Cellphone video caught the shocking moment when a tornado sucked a "very petite" high school teacher through a classroom doorway in Montebello, California, on Wednesday. Montebello is about 20 minutes southeast of Los Angeles.
What are the details?
A Vail High School student told KNBC-TV that the teacher opened the door of the second-floor classroom because another student was on the ledge outside.
The clip shows the teacher standing near a door — but when she opens it, the high-powered winds quickly slam the door open, after which the teacher gets pulled right through the doorway opening.
A few understandably panicky people are seen on the clip running after her, but the teacher isn't pulled too far away — instead she was knocked to the ground just outside the door
“Basically, she opens the door so she can get the student inside, and the entire door — she flies with the door, and it was absolutely crazy,” the student told KNBC. “My first instinct was to go grab her because she’s very petite, she’s very little. And yeah, so it was crazy. All of it was crazy.”
The video also shows the teacher — who wound up in a seated position on the ground — getting helped to her feet. The station said she reportedly sustained minor injuries.
More from KNBC:
The tornado damaged 17 buildings in the city, with 11 being red-tagged, according to Montebello spokesman Michael Chee.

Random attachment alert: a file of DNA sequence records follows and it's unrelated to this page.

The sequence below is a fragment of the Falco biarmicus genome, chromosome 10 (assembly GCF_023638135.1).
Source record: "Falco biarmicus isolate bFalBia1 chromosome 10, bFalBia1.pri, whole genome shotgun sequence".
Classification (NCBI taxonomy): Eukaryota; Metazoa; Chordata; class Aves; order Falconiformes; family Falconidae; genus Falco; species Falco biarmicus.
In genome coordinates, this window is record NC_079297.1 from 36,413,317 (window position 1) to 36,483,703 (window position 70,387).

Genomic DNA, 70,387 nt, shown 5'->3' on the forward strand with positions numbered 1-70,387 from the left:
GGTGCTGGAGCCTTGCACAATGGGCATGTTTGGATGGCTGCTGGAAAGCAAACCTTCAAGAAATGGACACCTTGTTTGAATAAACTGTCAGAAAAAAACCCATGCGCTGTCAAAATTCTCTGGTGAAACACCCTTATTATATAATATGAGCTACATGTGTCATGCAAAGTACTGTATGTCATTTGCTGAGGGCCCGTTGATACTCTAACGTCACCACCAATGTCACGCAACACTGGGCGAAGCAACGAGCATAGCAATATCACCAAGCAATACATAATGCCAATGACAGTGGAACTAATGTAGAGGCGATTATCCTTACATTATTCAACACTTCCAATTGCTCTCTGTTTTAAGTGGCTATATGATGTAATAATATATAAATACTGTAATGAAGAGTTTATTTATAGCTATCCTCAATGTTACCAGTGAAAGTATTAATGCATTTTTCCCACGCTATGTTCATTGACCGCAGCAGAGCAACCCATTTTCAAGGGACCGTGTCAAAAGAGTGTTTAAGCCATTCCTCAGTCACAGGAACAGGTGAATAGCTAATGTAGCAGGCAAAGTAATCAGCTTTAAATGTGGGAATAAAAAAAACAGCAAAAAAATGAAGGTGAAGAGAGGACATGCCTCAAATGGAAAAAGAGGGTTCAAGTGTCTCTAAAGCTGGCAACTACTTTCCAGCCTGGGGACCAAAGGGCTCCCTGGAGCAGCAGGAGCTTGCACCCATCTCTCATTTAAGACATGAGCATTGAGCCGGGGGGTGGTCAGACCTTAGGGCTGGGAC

Ariel Cohen, meteorologist in charge at the National Weather Service Los Angeles/Oxnard, confirmed that it was a tornado that caused the damage. He said crews were still surveying the area to determine how strong the twister was.
The damaging winds followed a day of severe weather that included a tornado warning Tuesday night for central Ventura County and southwestern Los Angeles County. The system was expected to move out late Wednesday, but not before another wave of scattered showers.
A KTLA-TV story said the tornado touched down at 11:14 a.m. and was on the ground for two to three minutes. Officials soon determined the tornado was an EF1 on the Enhanced Fujita scale with peak winds of 110 miles per hour, KTLA noted, adding that it was about 50 yards wide and covered four-tenths of a mile.
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